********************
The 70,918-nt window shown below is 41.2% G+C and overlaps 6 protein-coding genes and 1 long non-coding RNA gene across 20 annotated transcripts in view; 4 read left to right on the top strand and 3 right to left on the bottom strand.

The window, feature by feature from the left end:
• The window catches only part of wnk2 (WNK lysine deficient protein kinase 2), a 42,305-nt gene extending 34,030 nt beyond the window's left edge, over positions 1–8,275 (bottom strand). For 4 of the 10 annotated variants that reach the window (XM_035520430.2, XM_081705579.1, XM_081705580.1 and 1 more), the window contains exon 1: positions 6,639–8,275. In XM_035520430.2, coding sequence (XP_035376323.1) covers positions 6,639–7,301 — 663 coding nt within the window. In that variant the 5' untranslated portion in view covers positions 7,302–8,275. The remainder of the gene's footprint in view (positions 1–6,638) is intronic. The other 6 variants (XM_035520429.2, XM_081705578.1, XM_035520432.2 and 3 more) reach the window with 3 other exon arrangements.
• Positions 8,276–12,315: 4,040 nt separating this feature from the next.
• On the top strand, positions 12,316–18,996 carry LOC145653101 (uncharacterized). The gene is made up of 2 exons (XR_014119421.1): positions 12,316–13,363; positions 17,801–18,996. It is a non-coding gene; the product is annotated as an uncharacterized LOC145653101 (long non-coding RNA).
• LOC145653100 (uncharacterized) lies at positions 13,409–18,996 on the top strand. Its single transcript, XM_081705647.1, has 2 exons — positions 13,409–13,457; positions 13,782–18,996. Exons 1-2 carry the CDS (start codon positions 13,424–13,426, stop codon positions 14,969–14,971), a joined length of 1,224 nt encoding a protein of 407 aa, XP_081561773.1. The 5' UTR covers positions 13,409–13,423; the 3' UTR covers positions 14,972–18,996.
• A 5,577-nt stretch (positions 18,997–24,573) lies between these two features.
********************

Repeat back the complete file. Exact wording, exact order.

The 70,918-nt window shown below is 41.2% G+C and overlaps 6 protein-coding genes and 1 long non-coding RNA gene across 20 annotated transcripts in view; 4 read left to right on the top strand and 3 right to left on the bottom strand.

The window, feature by feature from the left end:
• The window catches only part of wnk2 (WNK lysine deficient protein kinase 2), a 42,305-nt gene extending 34,030 nt beyond the window's left edge, over positions 1–8,275 (bottom strand). For 4 of the 10 annotated variants that reach the window (XM_035520430.2, XM_081705579.1, XM_081705580.1 and 1 more), the window contains exon 1: positions 6,639–8,275. In XM_035520430.2, coding sequence (XP_035376323.1) covers positions 6,639–7,301 — 663 coding nt within the window. In that variant the 5' untranslated portion in view covers positions 7,302–8,275. The remainder of the gene's footprint in view (positions 1–6,638) is intronic. The other 6 variants (XM_035520429.2, XM_081705578.1, XM_035520432.2 and 3 more) reach the window with 3 other exon arrangements.
• Positions 8,276–12,315: 4,040 nt separating this feature from the next.
• On the top strand, positions 12,316–18,996 carry LOC145653101 (uncharacterized). The gene is made up of 2 exons (XR_014119421.1): positions 12,316–13,363; positions 17,801–18,996. It is a non-coding gene; the product is annotated as an uncharacterized LOC145653101 (long non-coding RNA).
• LOC145653100 (uncharacterized) lies at positions 13,409–18,996 on the top strand. Its single transcript, XM_081705647.1, has 2 exons — positions 13,409–13,457; positions 13,782–18,996. Exons 1-2 carry the CDS (start codon positions 13,424–13,426, stop codon positions 14,969–14,971), a joined length of 1,224 nt encoding a protein of 407 aa, XP_081561773.1. The 5' UTR covers positions 13,409–13,423; the 3' UTR covers positions 14,972–18,996.
• A 5,577-nt stretch (positions 18,997–24,573) lies between these two features.